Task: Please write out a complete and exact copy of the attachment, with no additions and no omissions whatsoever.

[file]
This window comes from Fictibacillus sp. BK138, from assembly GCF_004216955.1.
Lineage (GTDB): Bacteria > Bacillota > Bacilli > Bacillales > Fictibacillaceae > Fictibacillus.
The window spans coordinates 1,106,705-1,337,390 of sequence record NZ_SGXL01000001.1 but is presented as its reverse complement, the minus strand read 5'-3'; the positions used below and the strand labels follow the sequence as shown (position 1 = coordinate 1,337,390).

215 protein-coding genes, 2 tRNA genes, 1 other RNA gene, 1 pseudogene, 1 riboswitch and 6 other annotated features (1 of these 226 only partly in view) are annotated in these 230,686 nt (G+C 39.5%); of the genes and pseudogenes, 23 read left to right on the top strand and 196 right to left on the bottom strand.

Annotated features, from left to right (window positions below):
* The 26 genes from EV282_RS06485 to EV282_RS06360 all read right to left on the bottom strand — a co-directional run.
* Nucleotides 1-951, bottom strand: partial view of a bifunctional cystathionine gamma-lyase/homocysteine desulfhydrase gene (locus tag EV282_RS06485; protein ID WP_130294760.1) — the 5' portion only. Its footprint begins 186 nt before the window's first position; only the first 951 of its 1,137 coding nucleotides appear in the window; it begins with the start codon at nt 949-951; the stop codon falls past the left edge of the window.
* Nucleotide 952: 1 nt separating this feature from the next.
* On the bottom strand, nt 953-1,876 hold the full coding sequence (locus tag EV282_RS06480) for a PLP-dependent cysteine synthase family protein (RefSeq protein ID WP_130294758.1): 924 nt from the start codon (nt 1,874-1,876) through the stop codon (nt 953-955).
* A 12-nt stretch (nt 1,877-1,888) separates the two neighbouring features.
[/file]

This window comes from Fictibacillus sp. BK138, from assembly GCF_004216955.1.
Lineage (GTDB): Bacteria > Bacillota > Bacilli > Bacillales > Fictibacillaceae > Fictibacillus.
The window spans coordinates 1,106,705-1,337,390 of sequence record NZ_SGXL01000001.1 but is presented as its reverse complement, the minus strand read 5'-3'; the positions used below and the strand labels follow the sequence as shown (position 1 = coordinate 1,337,390).

215 protein-coding genes, 2 tRNA genes, 1 other RNA gene, 1 pseudogene, 1 riboswitch and 6 other annotated features (1 of these 226 only partly in view) are annotated in these 230,686 nt (G+C 39.5%); of the genes and pseudogenes, 23 read left to right on the top strand and 196 right to left on the bottom strand.

Annotated features, from left to right (window positions below):
* The 26 genes from EV282_RS06485 to EV282_RS06360 all read right to left on the bottom strand — a co-directional run.
* Nucleotides 1-951, bottom strand: partial view of a bifunctional cystathionine gamma-lyase/homocysteine desulfhydrase gene (locus tag EV282_RS06485; protein ID WP_130294760.1) — the 5' portion only. Its footprint begins 186 nt before the window's first position; only the first 951 of its 1,137 coding nucleotides appear in the window; it begins with the start codon at nt 949-951; the stop codon falls past the left edge of the window.
* Nucleotide 952: 1 nt separating this feature from the next.
* On the bottom strand, nt 953-1,876 hold the full coding sequence (locus tag EV282_RS06480) for a PLP-dependent cysteine synthase family protein (RefSeq protein ID WP_130294758.1): 924 nt from the start codon (nt 1,874-1,876) through the stop codon (nt 953-955).
* A 12-nt stretch (nt 1,877-1,888) separates the two neighbouring features.